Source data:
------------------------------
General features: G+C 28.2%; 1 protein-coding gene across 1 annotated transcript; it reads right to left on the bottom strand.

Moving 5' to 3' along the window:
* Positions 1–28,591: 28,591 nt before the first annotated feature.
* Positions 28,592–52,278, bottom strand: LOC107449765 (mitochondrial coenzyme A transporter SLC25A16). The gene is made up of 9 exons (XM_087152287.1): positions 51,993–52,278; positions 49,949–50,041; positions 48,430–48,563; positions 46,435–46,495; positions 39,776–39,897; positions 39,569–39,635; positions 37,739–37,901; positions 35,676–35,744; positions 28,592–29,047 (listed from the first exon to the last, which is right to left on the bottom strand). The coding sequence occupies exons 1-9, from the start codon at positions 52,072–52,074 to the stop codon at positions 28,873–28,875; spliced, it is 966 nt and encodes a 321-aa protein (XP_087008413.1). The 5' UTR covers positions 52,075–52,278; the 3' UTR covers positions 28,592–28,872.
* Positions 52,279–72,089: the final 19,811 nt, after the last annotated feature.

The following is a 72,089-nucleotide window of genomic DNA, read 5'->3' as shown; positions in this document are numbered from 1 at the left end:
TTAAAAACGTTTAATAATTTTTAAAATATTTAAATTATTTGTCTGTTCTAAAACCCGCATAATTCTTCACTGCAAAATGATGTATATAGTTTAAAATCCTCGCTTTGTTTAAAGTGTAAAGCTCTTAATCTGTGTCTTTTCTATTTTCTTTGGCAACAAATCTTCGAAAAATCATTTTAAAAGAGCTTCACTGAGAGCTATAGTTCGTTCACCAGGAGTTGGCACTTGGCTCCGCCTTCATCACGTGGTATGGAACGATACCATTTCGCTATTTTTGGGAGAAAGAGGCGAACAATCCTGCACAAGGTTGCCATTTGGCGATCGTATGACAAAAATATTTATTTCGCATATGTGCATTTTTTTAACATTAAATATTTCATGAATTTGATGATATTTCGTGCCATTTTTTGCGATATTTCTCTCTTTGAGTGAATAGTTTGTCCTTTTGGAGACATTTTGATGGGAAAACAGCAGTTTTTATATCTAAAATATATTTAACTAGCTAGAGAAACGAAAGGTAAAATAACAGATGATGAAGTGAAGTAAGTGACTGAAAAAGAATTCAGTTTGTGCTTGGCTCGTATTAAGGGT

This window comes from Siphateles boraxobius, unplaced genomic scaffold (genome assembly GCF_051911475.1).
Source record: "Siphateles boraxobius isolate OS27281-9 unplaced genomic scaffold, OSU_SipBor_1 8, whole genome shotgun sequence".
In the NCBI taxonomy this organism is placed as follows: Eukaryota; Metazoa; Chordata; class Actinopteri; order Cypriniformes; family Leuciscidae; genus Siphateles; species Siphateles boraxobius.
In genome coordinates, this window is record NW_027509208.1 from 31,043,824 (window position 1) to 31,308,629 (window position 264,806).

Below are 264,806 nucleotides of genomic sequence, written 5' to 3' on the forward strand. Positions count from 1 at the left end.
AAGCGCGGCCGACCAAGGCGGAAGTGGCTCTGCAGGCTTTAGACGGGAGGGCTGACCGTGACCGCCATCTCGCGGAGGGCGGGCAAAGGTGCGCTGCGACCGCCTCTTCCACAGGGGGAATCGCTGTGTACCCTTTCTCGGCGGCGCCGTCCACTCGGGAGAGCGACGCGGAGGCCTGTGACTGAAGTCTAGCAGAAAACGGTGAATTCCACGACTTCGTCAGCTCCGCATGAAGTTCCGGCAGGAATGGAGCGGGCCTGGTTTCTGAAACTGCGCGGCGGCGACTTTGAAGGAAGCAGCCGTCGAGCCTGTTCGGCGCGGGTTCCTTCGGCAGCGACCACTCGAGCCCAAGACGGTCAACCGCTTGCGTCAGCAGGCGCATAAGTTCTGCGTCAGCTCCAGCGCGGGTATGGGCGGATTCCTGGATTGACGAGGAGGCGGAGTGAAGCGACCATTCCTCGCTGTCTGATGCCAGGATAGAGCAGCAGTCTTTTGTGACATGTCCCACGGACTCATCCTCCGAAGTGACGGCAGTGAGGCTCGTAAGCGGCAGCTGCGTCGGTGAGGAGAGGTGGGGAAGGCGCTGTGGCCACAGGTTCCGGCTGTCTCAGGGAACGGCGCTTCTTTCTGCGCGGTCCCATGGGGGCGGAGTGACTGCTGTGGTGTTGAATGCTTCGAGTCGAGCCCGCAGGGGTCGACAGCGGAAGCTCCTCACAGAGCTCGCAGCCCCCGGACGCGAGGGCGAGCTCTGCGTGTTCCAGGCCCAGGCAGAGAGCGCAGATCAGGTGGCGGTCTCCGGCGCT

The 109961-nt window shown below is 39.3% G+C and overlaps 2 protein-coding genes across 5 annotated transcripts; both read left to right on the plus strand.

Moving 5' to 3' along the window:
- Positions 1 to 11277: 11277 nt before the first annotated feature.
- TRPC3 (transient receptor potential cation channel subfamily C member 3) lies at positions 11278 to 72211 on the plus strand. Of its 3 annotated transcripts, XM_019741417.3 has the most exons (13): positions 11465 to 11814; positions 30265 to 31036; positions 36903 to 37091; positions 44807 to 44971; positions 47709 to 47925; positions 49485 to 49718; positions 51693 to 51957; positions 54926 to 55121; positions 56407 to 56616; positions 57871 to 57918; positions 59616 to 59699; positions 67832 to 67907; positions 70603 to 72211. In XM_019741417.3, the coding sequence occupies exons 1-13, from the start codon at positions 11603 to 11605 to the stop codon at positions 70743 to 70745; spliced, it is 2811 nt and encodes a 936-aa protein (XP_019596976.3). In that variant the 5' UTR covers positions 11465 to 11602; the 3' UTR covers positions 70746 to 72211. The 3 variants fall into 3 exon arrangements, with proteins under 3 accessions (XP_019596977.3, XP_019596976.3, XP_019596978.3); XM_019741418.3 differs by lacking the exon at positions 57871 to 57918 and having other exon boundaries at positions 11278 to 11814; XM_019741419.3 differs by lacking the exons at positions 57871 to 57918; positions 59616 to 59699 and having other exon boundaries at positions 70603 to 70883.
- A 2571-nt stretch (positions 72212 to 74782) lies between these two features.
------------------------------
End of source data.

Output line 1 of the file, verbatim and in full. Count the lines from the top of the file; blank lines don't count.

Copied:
General features: G+C 28.2%; 1 protein-coding gene across 1 annotated transcript; it reads right to left on the bottom strand.